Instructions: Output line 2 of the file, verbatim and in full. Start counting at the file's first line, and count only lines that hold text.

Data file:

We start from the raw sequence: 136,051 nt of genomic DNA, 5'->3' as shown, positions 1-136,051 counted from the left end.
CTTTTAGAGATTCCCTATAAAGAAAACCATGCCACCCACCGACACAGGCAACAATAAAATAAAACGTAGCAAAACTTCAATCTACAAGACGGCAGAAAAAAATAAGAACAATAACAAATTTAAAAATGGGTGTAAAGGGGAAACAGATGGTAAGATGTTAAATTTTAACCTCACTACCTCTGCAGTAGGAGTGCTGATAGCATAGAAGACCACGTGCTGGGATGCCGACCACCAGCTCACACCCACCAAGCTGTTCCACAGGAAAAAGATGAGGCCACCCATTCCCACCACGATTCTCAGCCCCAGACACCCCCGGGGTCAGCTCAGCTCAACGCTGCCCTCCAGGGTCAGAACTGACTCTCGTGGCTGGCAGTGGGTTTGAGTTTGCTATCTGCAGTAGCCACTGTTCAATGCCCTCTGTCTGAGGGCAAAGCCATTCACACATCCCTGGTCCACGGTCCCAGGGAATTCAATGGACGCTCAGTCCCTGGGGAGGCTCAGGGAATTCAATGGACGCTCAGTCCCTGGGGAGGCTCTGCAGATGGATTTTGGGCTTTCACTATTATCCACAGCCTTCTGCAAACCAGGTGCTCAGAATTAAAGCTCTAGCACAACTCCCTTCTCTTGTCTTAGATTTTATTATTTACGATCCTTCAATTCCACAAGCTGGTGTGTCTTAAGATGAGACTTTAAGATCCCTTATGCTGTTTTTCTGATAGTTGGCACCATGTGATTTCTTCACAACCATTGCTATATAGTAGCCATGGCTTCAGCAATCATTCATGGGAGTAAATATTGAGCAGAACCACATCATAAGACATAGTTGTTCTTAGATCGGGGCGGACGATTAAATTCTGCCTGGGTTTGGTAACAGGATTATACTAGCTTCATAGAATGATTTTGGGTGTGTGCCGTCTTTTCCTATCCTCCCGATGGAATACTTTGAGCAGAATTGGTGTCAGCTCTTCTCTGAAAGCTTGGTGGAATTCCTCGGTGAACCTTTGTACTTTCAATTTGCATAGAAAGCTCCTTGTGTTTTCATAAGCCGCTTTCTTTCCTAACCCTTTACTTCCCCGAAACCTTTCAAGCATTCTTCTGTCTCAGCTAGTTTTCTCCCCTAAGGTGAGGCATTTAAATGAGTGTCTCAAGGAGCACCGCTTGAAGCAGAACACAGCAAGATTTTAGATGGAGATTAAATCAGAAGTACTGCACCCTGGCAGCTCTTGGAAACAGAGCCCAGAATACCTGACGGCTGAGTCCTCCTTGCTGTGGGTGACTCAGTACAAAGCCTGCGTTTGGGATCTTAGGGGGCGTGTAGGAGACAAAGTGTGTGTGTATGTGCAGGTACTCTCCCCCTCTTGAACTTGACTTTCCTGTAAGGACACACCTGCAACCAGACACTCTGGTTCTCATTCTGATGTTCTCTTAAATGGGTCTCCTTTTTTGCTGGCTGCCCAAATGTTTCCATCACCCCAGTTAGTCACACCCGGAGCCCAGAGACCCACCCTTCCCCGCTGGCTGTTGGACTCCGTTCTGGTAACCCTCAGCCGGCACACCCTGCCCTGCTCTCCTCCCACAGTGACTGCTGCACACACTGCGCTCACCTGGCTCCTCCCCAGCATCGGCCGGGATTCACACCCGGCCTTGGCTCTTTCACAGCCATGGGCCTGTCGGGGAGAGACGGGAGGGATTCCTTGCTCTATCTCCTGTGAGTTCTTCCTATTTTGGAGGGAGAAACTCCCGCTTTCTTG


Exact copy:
CTTTTAGAGATTCCCTATAAAGAAAACCATGCCACCCACCGACACAGGCAACAATAAAATAAAACGTAGCAAAACTTCAATCTACAAGACGGCAGAAAAAAATAAGAACAATAACAAATTTAAAAATGGGTGTAAAGGGGAAACAGATGGTAAGATGTTAAATTTTAACCTCACTACCTCTGCAGTAGGAGTGCTGATAGCATAGAAGACCACGTGCTGGGATGCCGACCACCAGCTCACACCCACCAAGCTGTTCCACAGGAAAAAGATGAGGCCACCCATTCCCACCACGATTCTCAGCCCCAGACACCCCCGGGGTCAGCTCAGCTCAACGCTGCCCTCCAGGGTCAGAACTGACTCTCGTGGCTGGCAGTGGGTTTGAGTTTGCTATCTGCAGTAGCCACTGTTCAATGCCCTCTGTCTGAGGGCAAAGCCATTCACACATCCCTGGTCCACGGTCCCAGGGAATTCAATGGACGCTCAGTCCCTGGGGAGGCTCAGGGAATTCAATGGACGCTCAGTCCCTGGGGAGGCTCTGCAGATGGATTTTGGGCTTTCACTATTATCCACAGCCTTCTGCAAACCAGGTGCTCAGAATTAAAGCTCTAGCACAACTCCCTTCTCTTGTCTTAGATTTTATTATTTACGATCCTTCAATTCCACAAGCTGGTGTGTCTTAAGATGAGACTTTAAGATCCCTTATGCTGTTTTTCTGATAGTTGGCACCATGTGATTTCTTCACAACCATTGCTATATAGTAGCCATGGCTTCAGCAATCATTCATGGGAGTAAATATTGAGCAGAACCACATCATAAGACATAGTTGTTCTTAGATCGGGGCGGACGATTAAATTCTGCCTGGGTTTGGTAACAGGATTATACTAGCTTCATAGAATGATTTTGGGTGTGTGCCGTCTTTTCCTATCCTCCCGATGGAATACTTTGAGCAGAATTGGTGTCAGCTCTTCTCTGAAAGCTTGGTGGAATTCCTCGGTGAACCTTTGTACTTTCAATTTGCATAGAAAGCTCCTTGTGTTTTCATAAGCCGCTTTCTTTCCTAACCCTTTACTTCCCCGAAACCTTTCAAGCATTCTTCTGTCTCAGCTAGTTTTCTCCCCTAAGGTGAGGCATTTAAATGAGTGTCTCAAGGAGCACCGCTTGAAGCAGAACACAGCAAGATTTTAGATGGAGATTAAATCAGAAGTACTGCACCCTGGCAGCTCTTGGAAACAGAGCCCAGAATACCTGACGGCTGAGTCCTCCTTGCTGTGGGTGACTCAGTACAAAGCCTGCGTTTGGGATCTTAGGGGGCGTGTAGGAGACAAAGTGTGTGTGTATGTGCAGGTACTCTCCCCCTCTTGAACTTGACTTTCCTGTAAGGACACACCTGCAACCAGACACTCTGGTTCTCATTCTGATGTTCTCTTAAATGGGTCTCCTTTTTTGCTGGCTGCCCAAATGTTTCCATCACCCCAGTTAGTCACACCCGGAGCCCAGAGACCCACCCTTCCCCGCTGGCTGTTGGACTCCGTTCTGGTAACCCTCAGCCGGCACACCCTGCCCTGCTCTCCTCCCACAGTGACTGCTGCACACACTGCGCTCACCTGGCTCCTCCCCAGCATCGGCCGGGATTCACACCCGGCCTTGGCTCTTTCACAGCCATGGGCCTGTCGGGGAGAGACGGGAGGGATTCCTTGCTCTATCTCCTGTGAGTTCTTCCTATTTTGGAGGGAGAAACTCCCGCTTTCTTG